Fifty years have passed since the Equal Pay Act went into effect, guaranteeing that women receive pay equal to men for doing equal work.
But equality of pay has not been achieved in the workplace arena, most women have found. Statistics show that women still earn 77 cents for every $1 earned by a man doing the same job.
It’s a meager 18-cent improvement pointed out by Dottie King, president of Saint Mary-of-the-Woods College, when she spoke Tuesday at the Women’s Equality Day Luncheon of the Federally Employed Women organization at the Crane Surface Warfare Center.
Many factors play into the lack of equality, despite the federal mandate, King said.
Some factors remain in place — sexism, discrimination, sexual harassment — even 50 years later.
But some factors are internal, King said. Women sometimes hold themselves back by lacking confidence, compromising career goals, and internalizing negative messages that say it is wrong to be outspoken, aggressive and more powerful than men, she said.
“Men are promoted based on their ‘potential’,” King said. “Women are promoted based on past accomplishments. They must prove themselves at every level.”
King said that as she worked on her doctoral dissertation a few years ago, she looked at college research, admissions data and an attitude inventory of females in college.
One theme that emerged unintentionally, and unexpectedly, was the “need for male permission” to be successful, King said. She found that women who had a supportive male mentor in middle school were more likely to pursue the STEM areas of science, technology, engineering or mathematics.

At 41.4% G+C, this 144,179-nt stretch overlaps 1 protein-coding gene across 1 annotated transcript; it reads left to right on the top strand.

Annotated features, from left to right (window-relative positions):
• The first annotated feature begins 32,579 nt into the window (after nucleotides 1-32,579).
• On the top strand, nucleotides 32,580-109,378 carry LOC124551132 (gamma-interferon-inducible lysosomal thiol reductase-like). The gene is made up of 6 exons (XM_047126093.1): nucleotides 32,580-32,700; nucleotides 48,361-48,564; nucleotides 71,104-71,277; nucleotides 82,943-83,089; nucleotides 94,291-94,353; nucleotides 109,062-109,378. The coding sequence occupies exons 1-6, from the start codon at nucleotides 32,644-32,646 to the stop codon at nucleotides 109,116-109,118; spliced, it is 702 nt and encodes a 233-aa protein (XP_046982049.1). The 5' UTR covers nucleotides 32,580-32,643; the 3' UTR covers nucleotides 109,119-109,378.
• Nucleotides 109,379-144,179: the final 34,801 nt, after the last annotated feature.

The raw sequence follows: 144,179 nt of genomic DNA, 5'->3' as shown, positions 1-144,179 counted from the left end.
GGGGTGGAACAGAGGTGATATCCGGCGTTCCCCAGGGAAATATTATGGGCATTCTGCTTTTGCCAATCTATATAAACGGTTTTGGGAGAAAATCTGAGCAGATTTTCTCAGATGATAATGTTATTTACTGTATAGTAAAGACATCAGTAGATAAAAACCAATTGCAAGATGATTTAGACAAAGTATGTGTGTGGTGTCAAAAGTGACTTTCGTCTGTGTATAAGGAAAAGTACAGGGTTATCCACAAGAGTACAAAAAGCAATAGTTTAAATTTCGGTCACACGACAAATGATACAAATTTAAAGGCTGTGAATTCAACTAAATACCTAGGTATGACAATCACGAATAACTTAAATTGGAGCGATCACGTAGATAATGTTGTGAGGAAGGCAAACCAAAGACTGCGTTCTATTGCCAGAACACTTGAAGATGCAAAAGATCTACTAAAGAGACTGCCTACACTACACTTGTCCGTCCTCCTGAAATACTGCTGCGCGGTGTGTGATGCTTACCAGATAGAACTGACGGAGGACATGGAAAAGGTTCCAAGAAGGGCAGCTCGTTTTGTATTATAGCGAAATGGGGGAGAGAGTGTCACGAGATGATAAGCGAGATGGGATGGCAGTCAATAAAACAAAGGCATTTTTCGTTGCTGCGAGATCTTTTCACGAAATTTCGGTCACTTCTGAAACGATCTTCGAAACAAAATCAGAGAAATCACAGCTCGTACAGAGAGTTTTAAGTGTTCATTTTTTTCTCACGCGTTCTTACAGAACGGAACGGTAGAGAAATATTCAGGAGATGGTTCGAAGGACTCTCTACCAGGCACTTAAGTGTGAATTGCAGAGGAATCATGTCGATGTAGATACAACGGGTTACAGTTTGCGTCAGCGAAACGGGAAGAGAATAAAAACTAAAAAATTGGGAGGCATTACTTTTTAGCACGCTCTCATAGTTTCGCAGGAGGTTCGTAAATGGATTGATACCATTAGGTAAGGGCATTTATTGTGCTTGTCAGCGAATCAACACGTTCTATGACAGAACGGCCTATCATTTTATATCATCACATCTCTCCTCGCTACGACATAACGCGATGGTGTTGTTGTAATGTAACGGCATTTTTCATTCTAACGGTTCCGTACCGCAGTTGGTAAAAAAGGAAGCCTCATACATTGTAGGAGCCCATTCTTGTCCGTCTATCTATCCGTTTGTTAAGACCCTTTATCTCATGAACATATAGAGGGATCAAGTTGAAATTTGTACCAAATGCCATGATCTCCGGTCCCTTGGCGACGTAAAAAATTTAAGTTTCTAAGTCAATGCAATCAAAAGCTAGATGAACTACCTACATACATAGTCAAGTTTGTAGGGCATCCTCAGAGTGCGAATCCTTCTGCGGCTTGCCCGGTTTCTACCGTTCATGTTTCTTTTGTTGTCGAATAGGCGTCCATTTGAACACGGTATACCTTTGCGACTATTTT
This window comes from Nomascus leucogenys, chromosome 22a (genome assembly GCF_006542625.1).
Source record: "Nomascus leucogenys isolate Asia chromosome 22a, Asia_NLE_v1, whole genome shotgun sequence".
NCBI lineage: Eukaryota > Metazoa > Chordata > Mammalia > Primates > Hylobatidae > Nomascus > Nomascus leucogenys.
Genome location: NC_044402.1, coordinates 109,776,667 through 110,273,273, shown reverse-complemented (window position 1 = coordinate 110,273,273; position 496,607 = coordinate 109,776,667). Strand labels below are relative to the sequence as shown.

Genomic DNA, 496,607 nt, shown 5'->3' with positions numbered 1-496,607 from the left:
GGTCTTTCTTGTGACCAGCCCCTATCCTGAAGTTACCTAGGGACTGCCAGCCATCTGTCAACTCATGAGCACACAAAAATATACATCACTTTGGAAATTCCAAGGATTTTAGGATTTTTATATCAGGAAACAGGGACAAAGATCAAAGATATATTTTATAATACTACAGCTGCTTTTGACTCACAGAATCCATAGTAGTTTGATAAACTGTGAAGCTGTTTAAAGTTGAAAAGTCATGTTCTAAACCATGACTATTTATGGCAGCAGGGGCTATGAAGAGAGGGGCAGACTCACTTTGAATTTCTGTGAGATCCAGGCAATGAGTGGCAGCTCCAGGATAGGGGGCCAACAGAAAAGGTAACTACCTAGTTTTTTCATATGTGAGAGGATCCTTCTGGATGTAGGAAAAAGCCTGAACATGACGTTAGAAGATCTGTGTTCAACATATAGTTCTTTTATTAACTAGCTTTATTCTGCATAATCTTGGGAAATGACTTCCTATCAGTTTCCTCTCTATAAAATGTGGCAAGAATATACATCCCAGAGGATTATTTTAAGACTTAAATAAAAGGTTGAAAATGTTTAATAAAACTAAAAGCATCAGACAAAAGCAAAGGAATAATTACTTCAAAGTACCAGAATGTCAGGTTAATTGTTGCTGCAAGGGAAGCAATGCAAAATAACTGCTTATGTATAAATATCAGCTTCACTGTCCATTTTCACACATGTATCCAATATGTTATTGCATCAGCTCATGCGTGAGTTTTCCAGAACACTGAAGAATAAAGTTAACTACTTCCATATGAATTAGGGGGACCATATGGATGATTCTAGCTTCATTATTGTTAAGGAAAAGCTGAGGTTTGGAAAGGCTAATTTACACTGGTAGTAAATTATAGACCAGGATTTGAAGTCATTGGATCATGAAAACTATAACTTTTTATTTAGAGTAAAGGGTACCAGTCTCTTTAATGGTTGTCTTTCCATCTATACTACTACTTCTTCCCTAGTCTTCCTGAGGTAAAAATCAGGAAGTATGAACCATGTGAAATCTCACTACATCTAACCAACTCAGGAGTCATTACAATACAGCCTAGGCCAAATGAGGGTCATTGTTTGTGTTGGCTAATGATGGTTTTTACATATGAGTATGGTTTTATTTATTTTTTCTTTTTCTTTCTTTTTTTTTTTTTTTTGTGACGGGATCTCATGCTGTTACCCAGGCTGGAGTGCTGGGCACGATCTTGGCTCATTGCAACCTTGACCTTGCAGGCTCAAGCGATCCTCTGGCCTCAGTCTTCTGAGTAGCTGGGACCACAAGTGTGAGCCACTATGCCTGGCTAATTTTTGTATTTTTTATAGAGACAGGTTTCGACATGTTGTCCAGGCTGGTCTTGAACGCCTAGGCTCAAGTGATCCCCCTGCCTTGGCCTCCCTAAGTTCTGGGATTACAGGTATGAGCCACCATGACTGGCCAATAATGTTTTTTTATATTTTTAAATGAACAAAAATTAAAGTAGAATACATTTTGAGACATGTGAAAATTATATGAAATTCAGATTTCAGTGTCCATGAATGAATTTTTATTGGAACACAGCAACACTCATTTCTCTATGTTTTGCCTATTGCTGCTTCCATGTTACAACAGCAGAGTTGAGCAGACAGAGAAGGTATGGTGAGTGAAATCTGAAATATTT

She could relate to that experience herself. A male middle school math teacher told King that she was good in math. So, knowing that she intended to become a teacher, she chose to pursue mathematics rather than English teaching because of that teacher’s encouragement.
King said that while many professional women set a good example of success both at work and at home, many young women today do not know if they can or want to balance work and a family. That is why education should teach females at the middle school level to “aspire higher” to reach for their best achievement. By high school, it is often too late for many girls who have already decided to drop out of STEM fields.
“If a woman opts out of STEM too early, it is affecting her earning power for life,” King said.
As the president of an all-women’s college, who previously taught in a co-ed university environment, King said that she did not notice the subtle differences between male and female students until she first taught at SMWC. But she soon saw that in all-female classes, the women were not hesitant to raise their hands to ask questions. In her prior co-ed classes, usually only men took the risk of raising their hands or asking questions. The females did not want to seem weaker in intelligence or knowledge, she inferred.
“Women’s colleges empower women to find their voice. It changes them forever,” she said.
It has her concerned that women today seem to have lower aspirations concerning their careers and their futures.
She admitted that she, herself, worked as an adjunct professor for 17 years before getting serious about her own career.
To change the trend, she encourages professional men and women to encourage girls and young women to “lean in” to what they are good at and accept compliments. It builds confidence, and it can build earning power.
Women have lost a little momentum on their trailblazing of 50 years ago, she said, but that trend can be turned around.
Reporter Lisa Trigg can be reached at 812-231-4254 or firstname.lastname@example.org. Follow her on Twitter @TribStarLisa.